Half of the world’s population exposed to increasing air pollution.
That’s the dire warning from new research conducted by researchers at the University of Exeter, which shows despite global efforts to improve air quality, “vast swathes of the world’s population” are suffering from rising levels of toxic fumes.
The scientists say the main sources of fine particulate matter air pollution include the inefficient use of energy by households, industry, the agriculture and transport sectors and coal-fired power plants, with some regions also experiencing added effects from sand and desert dust, waste burning and deforestation.
While both high and low-income countries suffer from the problem of poor air quality, low- and middle-income countries see its worst effects, with the highest concentrations of toxic chemicals in the air being recorded in Central, Eastern Southern and South-Eastern Asia.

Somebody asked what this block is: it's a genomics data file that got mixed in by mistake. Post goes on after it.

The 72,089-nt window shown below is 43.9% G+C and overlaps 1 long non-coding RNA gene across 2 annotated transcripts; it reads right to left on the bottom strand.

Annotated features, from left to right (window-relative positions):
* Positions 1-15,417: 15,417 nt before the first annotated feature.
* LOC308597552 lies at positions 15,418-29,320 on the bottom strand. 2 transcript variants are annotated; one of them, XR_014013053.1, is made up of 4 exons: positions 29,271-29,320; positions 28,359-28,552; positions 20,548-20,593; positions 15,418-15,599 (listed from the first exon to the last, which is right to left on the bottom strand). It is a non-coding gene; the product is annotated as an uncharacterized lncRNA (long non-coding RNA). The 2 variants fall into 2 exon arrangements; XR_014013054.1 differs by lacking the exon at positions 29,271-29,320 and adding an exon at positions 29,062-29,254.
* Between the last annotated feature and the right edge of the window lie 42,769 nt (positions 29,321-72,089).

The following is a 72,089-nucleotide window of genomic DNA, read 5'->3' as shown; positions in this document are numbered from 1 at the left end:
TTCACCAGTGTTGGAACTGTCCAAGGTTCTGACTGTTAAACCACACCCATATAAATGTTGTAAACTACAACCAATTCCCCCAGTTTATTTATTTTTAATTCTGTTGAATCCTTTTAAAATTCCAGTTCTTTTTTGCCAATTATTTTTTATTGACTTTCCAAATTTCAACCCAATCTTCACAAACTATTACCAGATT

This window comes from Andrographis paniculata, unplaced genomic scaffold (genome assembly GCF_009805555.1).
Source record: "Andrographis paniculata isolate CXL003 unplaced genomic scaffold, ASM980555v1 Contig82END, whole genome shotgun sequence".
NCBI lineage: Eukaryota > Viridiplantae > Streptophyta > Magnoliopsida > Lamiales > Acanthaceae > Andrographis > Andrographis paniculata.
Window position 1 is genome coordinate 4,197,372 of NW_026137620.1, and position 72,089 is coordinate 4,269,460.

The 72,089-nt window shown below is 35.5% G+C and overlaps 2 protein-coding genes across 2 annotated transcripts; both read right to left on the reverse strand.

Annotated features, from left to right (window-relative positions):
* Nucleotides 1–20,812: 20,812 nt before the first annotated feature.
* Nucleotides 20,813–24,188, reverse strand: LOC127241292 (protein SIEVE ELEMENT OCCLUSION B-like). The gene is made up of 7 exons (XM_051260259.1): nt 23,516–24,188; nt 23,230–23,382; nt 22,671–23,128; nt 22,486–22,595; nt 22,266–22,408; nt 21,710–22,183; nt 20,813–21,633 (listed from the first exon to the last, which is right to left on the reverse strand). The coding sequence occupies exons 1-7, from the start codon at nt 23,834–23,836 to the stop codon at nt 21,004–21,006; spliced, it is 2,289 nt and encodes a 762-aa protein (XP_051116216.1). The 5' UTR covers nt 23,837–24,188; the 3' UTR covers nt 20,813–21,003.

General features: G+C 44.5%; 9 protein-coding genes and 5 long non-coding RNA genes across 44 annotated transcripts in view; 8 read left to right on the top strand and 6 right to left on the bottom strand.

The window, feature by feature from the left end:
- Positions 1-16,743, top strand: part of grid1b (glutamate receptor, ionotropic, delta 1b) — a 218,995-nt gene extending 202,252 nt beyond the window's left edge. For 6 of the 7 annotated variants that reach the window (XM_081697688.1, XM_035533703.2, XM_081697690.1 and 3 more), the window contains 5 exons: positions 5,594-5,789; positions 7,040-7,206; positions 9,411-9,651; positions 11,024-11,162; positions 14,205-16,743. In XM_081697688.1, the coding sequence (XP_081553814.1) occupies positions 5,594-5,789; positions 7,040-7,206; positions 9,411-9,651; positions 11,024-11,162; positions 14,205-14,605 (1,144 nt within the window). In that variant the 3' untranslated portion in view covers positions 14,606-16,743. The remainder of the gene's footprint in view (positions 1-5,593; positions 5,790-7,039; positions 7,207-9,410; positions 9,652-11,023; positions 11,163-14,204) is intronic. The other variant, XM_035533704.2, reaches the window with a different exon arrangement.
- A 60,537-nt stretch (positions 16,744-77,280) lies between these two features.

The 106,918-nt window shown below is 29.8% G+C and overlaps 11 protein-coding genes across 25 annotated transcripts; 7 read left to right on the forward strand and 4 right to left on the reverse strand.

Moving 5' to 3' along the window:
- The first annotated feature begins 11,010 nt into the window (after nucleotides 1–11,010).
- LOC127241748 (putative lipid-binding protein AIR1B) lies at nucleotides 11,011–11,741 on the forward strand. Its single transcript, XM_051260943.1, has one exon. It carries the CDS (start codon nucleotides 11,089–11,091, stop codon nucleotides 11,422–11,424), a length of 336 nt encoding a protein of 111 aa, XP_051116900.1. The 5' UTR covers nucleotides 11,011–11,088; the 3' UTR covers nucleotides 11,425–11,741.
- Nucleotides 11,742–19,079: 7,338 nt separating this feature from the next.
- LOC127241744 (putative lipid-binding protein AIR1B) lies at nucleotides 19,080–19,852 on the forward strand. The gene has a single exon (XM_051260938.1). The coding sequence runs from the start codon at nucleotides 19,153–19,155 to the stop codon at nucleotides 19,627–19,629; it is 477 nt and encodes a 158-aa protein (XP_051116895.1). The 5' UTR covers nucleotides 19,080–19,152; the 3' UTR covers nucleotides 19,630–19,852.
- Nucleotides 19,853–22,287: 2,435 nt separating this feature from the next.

It highlights that these fumes constitute a major threat to public health, with the World Health Organization estimating more than four million deaths can be attributed to outdoor air pollution each year.
Professor Gavin Shaddick, Chair of Data Science & Statistics at the University of Exeter said: “While long-term policies to reduce air pollution have been shown to be effective in many regions, notably in Europe and the United States, there are still regions that have dangerously high levels of air pollution, some as much as five times greater than World Health Organization guidelines and in some countries, air pollution is still increasing”.